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Re: On what column do you wrap your code?

by radiantmatrix (Parson)
on Feb 10, 2006 at 21:01 UTC ( #529463=note: print w/replies, xml ) Need Help??


in reply to On what column do you wrap your code?

I tend toward 80. Why? Hm, well...

  • 72 is much too short when using a 4-char indent level: two levels in and I end up wrapping simple open ... or die "Can't write $filename: $!" calls.
  • 78 would be ok, but WHY?
  • Anything over 80 seems impolitic; I can always expect that someone can view and edit an 80-column line, but much longer and I fear making a production for someone else to deal with my code.

So, I voted 80, but I'm not strict about it. If I'm maintaining code I try to derive and follow the existing wrapping rules (and other style elements). Some lines just feel like they need to be longer than 80 chars, and I'm willing to let those "break" the wrapping rules.

<-radiant.matrix->
A collection of thoughts and links from the minds of geeks
The Code that can be seen is not the true Code
I haven't found a problem yet that can't be solved by a well-placed trebuchet

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Re^2: On what column do you wrap your code?
by Juerd (Abbot) on Feb 16, 2006 at 11:52 UTC

    78 would be ok, but WHY?

    The usual argument says stuff about terminals not being able to handle characters in the last column correctly (then why the hell HAVE that column?), and 80-2 allowing the text to still be 80 wide after adding "> ", the quotation mark used in email.

    However, I wouldn't even use such a terminal, and the quoting argument doesn't hold given replies to replies, when another "> " is added. And I indent all code (a habit I got from POD, and I like it) in mail anyway.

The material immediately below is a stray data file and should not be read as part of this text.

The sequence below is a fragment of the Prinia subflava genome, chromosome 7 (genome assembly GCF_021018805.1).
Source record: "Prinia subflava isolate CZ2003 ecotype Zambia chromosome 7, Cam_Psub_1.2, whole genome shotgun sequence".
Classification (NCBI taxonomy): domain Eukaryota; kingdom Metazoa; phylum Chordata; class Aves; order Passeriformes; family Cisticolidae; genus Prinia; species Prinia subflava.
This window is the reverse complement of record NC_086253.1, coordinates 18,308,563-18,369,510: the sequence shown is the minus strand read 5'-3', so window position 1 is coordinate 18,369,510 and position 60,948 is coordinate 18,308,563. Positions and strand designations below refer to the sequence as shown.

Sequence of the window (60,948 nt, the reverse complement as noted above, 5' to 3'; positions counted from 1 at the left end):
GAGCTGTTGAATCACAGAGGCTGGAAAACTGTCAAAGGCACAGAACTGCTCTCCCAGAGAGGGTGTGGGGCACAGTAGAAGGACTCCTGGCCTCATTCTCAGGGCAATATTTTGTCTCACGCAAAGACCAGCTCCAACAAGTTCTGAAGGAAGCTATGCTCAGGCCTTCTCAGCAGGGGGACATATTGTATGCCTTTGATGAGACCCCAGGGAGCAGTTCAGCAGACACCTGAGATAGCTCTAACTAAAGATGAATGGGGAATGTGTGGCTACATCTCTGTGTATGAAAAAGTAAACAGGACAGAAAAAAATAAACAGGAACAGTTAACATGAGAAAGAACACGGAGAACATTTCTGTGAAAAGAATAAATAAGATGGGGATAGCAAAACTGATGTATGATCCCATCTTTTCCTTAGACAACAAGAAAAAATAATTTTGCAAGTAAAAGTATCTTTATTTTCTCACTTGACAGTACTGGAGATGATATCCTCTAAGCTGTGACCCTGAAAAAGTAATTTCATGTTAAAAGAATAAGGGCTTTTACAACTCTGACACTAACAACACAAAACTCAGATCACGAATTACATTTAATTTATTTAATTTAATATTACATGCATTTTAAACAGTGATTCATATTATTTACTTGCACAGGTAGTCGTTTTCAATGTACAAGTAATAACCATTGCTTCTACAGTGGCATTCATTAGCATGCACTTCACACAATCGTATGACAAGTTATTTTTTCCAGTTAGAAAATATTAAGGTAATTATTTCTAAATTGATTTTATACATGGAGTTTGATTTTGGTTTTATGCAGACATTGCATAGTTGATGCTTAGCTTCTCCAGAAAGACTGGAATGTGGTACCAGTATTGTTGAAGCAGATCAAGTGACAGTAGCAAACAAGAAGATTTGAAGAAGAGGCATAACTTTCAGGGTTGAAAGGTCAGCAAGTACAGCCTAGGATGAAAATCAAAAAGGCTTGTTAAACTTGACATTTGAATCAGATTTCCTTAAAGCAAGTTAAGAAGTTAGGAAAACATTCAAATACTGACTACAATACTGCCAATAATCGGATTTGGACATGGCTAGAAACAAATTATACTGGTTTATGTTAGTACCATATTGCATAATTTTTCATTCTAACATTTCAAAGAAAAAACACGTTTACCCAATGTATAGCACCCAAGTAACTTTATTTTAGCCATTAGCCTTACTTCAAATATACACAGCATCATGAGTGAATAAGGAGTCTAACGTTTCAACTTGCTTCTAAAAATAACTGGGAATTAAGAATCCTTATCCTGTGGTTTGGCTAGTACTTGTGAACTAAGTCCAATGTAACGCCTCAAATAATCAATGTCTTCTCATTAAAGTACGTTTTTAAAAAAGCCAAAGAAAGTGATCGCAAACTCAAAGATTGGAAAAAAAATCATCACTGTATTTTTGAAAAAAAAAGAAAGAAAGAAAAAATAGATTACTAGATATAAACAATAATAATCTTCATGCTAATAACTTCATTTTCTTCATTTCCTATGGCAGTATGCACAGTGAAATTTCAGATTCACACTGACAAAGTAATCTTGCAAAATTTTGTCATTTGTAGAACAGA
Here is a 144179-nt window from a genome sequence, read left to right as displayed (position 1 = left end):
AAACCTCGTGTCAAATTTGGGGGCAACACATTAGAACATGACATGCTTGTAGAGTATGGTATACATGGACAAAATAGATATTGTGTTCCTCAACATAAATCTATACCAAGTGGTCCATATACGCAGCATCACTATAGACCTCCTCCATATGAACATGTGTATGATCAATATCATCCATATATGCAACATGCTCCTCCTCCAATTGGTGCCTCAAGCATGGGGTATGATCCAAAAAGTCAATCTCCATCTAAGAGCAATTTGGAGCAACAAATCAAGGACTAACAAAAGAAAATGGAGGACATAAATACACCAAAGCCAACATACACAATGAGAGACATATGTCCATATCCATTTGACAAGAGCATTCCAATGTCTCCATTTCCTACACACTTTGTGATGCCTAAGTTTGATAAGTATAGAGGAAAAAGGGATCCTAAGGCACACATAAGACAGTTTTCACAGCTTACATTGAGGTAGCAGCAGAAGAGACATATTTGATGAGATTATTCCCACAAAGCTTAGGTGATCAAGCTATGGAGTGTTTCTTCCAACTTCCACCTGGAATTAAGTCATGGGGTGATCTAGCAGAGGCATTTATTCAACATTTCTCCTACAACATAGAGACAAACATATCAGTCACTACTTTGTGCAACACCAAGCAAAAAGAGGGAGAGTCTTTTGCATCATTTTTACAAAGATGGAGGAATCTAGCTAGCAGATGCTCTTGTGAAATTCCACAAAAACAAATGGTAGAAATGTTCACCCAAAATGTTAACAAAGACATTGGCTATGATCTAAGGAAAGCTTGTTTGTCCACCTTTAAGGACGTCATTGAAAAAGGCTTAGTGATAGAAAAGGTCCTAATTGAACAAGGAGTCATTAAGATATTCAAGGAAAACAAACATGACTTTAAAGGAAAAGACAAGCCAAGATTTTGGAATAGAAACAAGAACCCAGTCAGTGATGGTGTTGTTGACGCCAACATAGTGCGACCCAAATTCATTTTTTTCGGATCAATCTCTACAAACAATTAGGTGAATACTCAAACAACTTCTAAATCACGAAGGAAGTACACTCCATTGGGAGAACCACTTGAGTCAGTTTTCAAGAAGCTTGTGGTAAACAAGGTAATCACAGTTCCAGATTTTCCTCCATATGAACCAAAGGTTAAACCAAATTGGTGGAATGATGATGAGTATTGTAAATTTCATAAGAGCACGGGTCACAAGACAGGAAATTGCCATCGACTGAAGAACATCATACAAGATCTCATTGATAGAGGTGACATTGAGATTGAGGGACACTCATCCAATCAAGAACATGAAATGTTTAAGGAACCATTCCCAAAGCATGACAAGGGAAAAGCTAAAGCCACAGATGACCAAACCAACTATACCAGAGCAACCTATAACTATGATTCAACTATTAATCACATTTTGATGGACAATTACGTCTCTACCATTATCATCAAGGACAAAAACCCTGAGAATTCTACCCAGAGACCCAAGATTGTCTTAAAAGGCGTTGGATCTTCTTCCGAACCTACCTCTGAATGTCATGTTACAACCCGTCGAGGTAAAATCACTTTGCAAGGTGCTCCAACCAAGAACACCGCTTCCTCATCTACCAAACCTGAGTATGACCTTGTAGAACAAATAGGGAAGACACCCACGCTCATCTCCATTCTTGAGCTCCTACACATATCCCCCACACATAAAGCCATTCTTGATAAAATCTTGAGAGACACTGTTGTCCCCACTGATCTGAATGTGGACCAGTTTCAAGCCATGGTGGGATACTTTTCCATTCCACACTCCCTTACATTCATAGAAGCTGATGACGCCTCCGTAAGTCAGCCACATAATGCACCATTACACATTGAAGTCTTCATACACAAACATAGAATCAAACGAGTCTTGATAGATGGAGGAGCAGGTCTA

So I think 78 makes no sense at all, and this is one of the guidelines in Perl Best Practices that I choose to ignore. It's 80 for me.

    Juerd # { site => 'juerd.nl', plp_site => 'plp.juerd.nl', do_not_use => 'spamtrap' }

      My guess is 78 came about because 'diff' requires two columns for the '< ' and '> '. That seems sensible.

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[Eily]: you could tie a variable into not having the same value each time, if you like to make people who try to debug your code facepalm
[Corion]: perl -wle 'package o; use overload q("") => sub {warn "str"; ""}, bool => sub{warn "bool"; 1}; package main; my $o={}; bless $o => o; print "Yay" if ($o && !length($o))'
[Corion]: But people writing such code should document the objects they construct and why it makes sense for an object to be invisible as string while being true in a boolean context
[hippo]: That's equal parts clever and horrendous.
[Eily]: the overload version wouldn't return true with "$x" && !length $x though, I guess
[hippo]: The more I look at this code, the more $x is a plain old scalar and the more this condition will never be true. I'm calling it a bug at this point.
[hippo]: Thanks for your input which has soothed my sanity (a little)
[Corion]: Eily: Sure - if you force both things into stringy things, then you break that magic. But that would also mean that you changed the expression, as now $x = 0.00 will be true instead of false as it were before
[Corion]: Ah no, at least in my feeble experiments that doesn't change the meaning
[Corion]: We sell sanity in small packages ;)

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